By Katie O’Leary.
“You’re ruining the best thing that has ever happened to you.” – guy I hung out with.
Let me give you some context: I had been hanging out with this man for a few weeks. We weren’t dating. We had no intimate relationship beyond friendship, at my insistence. Although I am sick I try to be social. I like meeting new people, and I am not opposed to going out. However, I do not commit to anyone (ever since my last breakup which ended horribly and left me with the realization that my life and illness were just too hard for most men to handle) and I find it very difficult to date. When I vocalize this to men, many disregard it as a hurdle they hope to jump and persuade me to reconsider. And it is not for the sake of a relationship, no, it is for the sake of a physical relationship. It is for what they want. What they need.
They see me, not as I am, but as a woman who they want to hook up with and have fun. They don’t see the invisible illness. At first, I don’t blame them. How could I? It’s hard to tell. But when I cancel hang outs, or tell them “No” too many times, they start to get angry. If I don’t respond immediately to a text message, or if I fall asleep from the sheer exhaustion of trying to control my pain all day and I miss their message – I get nasty messages in return.
Is it rude of me to fall asleep? Yes. It is. Do I apologize? Of course I do. Do I explain and am I up front about my illness and what happens beyond my physical control?
But it is never enough. I cannot control my body, I am so exhausted by what my body does to itself, and sometimes I do not want to leave the comfort of my home and go to a guy’s house just to assuage his anger. That’s not fun and it’s not healthy for either of us. So when I received that message, “the best thing that has ever happened to you”, I laughed. I laughed for a long time.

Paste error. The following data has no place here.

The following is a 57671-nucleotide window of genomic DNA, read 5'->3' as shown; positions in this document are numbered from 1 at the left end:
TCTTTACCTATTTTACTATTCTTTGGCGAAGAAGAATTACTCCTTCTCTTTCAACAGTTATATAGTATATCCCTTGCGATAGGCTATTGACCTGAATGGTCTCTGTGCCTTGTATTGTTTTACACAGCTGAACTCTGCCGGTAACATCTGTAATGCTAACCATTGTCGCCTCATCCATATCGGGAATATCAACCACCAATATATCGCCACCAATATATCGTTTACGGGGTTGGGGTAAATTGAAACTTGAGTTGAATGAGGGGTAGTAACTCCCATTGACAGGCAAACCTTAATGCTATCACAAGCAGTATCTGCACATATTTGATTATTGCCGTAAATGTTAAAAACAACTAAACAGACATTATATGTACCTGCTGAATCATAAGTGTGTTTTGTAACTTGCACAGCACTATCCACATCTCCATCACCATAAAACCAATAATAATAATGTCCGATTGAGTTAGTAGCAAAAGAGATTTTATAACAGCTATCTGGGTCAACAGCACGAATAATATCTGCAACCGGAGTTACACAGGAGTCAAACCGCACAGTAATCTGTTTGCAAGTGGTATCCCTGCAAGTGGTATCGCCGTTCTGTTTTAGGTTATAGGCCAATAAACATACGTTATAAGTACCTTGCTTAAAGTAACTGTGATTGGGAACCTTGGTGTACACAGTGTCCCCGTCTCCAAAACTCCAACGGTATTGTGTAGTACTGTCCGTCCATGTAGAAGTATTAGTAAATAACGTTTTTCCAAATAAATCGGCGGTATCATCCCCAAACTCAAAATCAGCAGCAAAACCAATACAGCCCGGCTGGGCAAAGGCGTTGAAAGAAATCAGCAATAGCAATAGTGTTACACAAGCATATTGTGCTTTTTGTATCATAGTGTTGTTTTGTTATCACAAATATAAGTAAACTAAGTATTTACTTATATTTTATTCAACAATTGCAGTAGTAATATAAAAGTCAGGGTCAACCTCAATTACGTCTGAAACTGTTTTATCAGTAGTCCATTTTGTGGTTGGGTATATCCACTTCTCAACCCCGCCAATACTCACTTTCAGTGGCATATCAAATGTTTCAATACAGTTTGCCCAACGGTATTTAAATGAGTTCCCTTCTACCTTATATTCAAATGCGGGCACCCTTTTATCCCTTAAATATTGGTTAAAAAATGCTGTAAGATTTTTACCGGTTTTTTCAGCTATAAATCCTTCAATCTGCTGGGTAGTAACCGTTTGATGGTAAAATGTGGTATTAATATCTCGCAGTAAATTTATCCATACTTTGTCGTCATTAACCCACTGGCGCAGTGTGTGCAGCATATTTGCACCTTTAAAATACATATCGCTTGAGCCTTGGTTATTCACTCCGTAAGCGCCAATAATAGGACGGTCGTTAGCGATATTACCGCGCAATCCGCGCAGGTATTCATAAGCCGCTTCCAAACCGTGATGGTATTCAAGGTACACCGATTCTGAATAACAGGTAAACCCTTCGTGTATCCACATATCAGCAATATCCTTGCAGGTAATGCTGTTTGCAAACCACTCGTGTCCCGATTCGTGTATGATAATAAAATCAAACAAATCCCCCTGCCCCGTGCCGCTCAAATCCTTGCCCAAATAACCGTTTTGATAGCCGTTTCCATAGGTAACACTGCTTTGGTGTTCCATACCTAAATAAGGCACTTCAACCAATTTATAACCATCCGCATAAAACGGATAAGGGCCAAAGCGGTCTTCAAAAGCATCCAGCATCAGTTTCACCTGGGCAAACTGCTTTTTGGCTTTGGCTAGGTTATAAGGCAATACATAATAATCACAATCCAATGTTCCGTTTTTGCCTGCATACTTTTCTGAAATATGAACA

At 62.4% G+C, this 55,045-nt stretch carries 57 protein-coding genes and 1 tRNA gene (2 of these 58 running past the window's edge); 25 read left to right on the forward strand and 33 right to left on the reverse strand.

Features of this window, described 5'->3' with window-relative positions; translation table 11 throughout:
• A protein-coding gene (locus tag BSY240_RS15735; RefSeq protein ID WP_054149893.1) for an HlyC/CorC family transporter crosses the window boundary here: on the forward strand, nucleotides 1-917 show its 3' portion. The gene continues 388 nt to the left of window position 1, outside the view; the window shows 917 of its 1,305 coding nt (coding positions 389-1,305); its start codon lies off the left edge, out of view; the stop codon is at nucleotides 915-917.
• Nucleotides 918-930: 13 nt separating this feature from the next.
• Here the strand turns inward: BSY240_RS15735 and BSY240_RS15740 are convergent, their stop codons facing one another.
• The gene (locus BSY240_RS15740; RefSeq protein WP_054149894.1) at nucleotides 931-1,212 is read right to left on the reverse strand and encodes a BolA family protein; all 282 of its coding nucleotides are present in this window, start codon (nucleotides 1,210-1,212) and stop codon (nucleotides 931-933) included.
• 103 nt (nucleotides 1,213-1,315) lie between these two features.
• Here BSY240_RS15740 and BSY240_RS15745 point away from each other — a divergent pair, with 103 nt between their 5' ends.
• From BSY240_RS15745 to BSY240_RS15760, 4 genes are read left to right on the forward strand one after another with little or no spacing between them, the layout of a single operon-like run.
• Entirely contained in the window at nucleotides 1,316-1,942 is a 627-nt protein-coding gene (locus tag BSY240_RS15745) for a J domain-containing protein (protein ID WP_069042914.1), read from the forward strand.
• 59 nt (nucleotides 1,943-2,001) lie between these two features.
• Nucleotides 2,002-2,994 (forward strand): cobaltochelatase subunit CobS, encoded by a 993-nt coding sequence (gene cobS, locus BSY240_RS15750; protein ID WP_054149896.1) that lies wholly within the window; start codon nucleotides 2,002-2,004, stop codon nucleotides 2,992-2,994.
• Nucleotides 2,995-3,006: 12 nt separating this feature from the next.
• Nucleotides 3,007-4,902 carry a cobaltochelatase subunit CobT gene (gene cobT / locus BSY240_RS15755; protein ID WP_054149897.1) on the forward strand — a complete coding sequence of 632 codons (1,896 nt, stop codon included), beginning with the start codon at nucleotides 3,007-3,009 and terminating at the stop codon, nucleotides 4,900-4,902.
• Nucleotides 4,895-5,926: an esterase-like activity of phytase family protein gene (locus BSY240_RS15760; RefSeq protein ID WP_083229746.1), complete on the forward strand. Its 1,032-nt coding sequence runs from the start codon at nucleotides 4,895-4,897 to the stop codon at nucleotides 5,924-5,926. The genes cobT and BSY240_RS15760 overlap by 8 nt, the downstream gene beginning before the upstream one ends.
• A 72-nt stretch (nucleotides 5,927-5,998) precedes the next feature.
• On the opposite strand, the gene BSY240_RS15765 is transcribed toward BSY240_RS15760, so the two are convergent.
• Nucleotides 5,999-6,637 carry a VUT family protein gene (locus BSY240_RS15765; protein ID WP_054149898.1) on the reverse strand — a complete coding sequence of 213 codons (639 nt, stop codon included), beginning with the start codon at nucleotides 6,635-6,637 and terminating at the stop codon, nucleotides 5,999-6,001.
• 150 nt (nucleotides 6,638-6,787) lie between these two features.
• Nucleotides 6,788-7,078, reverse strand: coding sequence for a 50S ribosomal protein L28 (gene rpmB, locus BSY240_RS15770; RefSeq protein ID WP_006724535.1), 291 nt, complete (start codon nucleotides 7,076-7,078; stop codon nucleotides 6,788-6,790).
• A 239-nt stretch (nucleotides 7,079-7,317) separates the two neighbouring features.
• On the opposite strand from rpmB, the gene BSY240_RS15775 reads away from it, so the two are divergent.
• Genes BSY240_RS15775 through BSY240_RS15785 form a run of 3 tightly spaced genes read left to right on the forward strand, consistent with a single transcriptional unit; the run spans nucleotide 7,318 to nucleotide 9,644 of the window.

The best thing that ever happened to me wasn’t a guy.
I make mistakes. I miscommunicate. I don’t always know what to say. But I try to be upfront. I try to explain myself. But I have NEVER tried to make a sick person feel guilty for being sick. I have never tried to manipulate a sick person into having sex because I care more about myself than their pain. I have never tried to convince a sick person that I am a good person because I cook for them and expect nothing in return (side note: he did).
Luckily, none of those things happened to me in my case. I didn’t let him manipulate me or pressure me into sex or anything physical (I didn’t see him that way). But do you know what the worst thing about this is?
It’s that he truly believes that my disability and illness means that I am not worthy of love or a healthy relationship. And by stating he is “the best thing” I could hope for, I can’t possibly expect to be loved or appreciated by someone or anyone else but him. And that is the most disgusting and horrific thing of all.
And so here is what I have to say in return: You are sicker than I am. And I hope you get help before you cause more damage than you realize.
Katie O’Leary lives in Los Angeles. She has CRPS (from a sports injury in college), knows the entertainment industry well and is a frequent contributor to the National Pain Report.